Christians navigating workplace policies and procedures alongside their faith is not a new concept, but the question of what Christians ought to do when the beliefs of their workplace contradict their own has recently become an issue of increasing concern.
Recently some companies have begun to offer paid benefits for those who choose to have an abortion, whether that be time off or an employer covering expenses to travel to another state for the procedure. Companies like Apple, Amazon, JPMorgan Chase, Starbucks and many more are providing a range of financial and medical benefits for employees seeking an abortion. This has become a mainstream response to the overturn of Roe v. Wade.
Other workplace policies and procedures have become more intentional about tolerance and inclusion for employees who identify as trans. For some companies, this looks like changing dress code policies, updating sexual harassment training, or even requiring employees to use preferred pronouns when addressing fellow co-workers.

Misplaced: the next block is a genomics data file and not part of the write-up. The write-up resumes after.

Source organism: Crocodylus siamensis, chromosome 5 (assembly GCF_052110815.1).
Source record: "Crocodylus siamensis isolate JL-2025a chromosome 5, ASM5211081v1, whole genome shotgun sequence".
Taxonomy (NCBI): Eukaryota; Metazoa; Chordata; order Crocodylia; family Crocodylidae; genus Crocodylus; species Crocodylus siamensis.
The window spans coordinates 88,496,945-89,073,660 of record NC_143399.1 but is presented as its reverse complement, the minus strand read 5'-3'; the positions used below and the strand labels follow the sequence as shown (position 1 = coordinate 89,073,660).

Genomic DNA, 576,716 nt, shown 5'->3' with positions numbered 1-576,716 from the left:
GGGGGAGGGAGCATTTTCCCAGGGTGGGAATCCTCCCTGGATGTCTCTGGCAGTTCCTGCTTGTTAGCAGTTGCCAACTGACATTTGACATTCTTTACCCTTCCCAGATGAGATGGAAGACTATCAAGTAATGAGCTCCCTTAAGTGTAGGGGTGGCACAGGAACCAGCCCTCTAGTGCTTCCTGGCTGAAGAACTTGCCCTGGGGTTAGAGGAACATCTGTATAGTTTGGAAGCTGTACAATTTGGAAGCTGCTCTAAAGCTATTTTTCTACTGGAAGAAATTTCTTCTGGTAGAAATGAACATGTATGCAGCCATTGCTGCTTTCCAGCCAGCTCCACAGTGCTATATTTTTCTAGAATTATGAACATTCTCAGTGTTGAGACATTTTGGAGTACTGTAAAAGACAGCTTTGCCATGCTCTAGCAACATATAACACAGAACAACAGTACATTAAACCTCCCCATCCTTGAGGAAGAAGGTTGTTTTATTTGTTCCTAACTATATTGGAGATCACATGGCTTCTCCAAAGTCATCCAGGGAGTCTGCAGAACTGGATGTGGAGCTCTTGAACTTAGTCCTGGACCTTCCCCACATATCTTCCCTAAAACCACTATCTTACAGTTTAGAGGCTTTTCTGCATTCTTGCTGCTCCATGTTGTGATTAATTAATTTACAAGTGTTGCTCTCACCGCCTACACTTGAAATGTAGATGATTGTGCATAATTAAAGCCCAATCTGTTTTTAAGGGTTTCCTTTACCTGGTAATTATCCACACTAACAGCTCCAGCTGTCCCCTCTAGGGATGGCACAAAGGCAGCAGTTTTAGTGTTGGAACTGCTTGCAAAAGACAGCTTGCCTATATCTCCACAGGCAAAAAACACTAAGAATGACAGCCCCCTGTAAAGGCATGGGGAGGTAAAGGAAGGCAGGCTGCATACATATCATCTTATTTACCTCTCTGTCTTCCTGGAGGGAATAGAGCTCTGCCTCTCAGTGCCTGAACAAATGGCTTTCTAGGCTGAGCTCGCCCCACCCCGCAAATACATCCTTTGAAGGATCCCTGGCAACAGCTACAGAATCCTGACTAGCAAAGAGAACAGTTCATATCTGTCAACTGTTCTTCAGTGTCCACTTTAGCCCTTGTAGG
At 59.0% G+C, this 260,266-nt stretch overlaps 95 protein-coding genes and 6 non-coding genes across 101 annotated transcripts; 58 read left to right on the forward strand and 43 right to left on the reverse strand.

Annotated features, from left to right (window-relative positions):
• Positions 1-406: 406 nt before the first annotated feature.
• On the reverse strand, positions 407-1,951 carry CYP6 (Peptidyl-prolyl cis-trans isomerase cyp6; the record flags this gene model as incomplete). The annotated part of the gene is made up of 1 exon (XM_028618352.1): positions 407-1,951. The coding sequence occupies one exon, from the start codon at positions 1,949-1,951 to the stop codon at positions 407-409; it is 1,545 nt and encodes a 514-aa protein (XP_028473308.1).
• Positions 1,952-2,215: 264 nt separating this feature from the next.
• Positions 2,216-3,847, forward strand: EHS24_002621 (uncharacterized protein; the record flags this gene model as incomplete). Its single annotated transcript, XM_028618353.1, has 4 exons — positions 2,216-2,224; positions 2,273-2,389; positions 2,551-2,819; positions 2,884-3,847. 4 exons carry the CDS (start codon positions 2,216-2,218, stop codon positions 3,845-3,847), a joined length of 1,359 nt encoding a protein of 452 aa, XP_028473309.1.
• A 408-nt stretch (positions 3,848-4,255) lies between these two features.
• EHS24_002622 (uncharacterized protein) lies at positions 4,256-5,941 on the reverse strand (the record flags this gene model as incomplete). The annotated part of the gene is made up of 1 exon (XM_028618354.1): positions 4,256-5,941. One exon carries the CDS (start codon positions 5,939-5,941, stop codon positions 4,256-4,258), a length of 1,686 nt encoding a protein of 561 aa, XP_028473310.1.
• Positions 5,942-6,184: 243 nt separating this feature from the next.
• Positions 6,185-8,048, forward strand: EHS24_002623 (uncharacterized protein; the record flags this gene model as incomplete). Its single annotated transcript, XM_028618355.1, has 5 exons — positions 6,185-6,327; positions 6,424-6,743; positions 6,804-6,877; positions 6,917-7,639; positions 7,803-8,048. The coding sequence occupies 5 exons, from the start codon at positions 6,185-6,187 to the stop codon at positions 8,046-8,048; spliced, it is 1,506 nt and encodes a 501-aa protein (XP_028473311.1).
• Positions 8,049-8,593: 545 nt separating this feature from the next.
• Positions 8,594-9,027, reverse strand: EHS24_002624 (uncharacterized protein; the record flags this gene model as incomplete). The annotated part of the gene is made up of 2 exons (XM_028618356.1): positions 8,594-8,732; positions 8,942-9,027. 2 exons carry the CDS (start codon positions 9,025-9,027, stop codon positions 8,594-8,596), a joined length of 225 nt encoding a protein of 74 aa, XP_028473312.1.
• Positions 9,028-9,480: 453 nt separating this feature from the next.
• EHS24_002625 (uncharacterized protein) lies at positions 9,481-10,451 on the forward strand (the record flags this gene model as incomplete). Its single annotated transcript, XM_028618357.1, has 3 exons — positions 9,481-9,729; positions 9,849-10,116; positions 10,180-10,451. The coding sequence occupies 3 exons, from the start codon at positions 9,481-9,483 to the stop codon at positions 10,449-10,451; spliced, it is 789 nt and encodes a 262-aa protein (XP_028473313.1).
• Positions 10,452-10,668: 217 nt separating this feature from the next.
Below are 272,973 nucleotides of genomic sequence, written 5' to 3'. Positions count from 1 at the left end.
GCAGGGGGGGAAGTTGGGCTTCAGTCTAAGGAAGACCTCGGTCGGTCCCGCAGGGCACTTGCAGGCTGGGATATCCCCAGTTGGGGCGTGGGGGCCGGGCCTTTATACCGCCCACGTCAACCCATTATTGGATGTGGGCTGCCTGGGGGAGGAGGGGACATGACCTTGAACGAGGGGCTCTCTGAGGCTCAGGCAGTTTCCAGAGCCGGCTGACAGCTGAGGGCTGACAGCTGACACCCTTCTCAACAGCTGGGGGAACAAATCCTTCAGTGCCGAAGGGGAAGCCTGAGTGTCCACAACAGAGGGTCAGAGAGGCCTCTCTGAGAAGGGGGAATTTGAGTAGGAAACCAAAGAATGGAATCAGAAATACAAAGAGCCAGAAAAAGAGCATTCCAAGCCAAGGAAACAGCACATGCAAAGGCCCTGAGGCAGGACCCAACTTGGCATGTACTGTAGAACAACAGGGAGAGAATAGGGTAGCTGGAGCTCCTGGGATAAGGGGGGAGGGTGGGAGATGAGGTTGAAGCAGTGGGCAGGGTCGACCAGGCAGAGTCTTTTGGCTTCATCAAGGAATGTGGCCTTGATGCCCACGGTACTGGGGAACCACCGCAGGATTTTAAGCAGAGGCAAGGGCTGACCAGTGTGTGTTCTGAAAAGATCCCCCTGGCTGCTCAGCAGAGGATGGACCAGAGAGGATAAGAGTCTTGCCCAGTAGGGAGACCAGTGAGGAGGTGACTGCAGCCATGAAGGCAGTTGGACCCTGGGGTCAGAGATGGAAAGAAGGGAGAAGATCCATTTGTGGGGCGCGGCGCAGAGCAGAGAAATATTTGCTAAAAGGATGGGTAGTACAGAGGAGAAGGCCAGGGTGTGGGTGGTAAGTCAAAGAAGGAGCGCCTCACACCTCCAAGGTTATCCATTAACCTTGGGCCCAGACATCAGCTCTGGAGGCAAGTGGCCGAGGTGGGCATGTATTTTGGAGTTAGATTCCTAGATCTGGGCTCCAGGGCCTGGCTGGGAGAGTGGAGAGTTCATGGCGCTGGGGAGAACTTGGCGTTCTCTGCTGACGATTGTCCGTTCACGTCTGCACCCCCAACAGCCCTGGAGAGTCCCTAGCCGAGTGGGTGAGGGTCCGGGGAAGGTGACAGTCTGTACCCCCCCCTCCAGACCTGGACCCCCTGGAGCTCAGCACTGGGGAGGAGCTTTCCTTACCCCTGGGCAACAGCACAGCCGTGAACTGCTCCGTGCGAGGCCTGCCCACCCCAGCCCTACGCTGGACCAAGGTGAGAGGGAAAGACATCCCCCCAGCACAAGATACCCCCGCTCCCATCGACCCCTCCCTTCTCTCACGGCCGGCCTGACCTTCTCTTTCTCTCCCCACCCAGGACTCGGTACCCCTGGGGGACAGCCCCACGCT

There are many other workplace philosophies and procedures that run counter to the Christian worldview, but these are two of the most widespread changes that workplaces across America have been adopting.
So is there one appropriate Christian stance that Christians working in companies with these types of policies should take?
It would be great to open up the Bible and find a specific book or verse that addressed these specific topics, but there was no framework for these subjects when scripture was written. But that doesn’t mean we are left with no wisdom or guidance. It just requires us to look at the entire council of scripture and the examples or exhortations of what it means to be a Christian.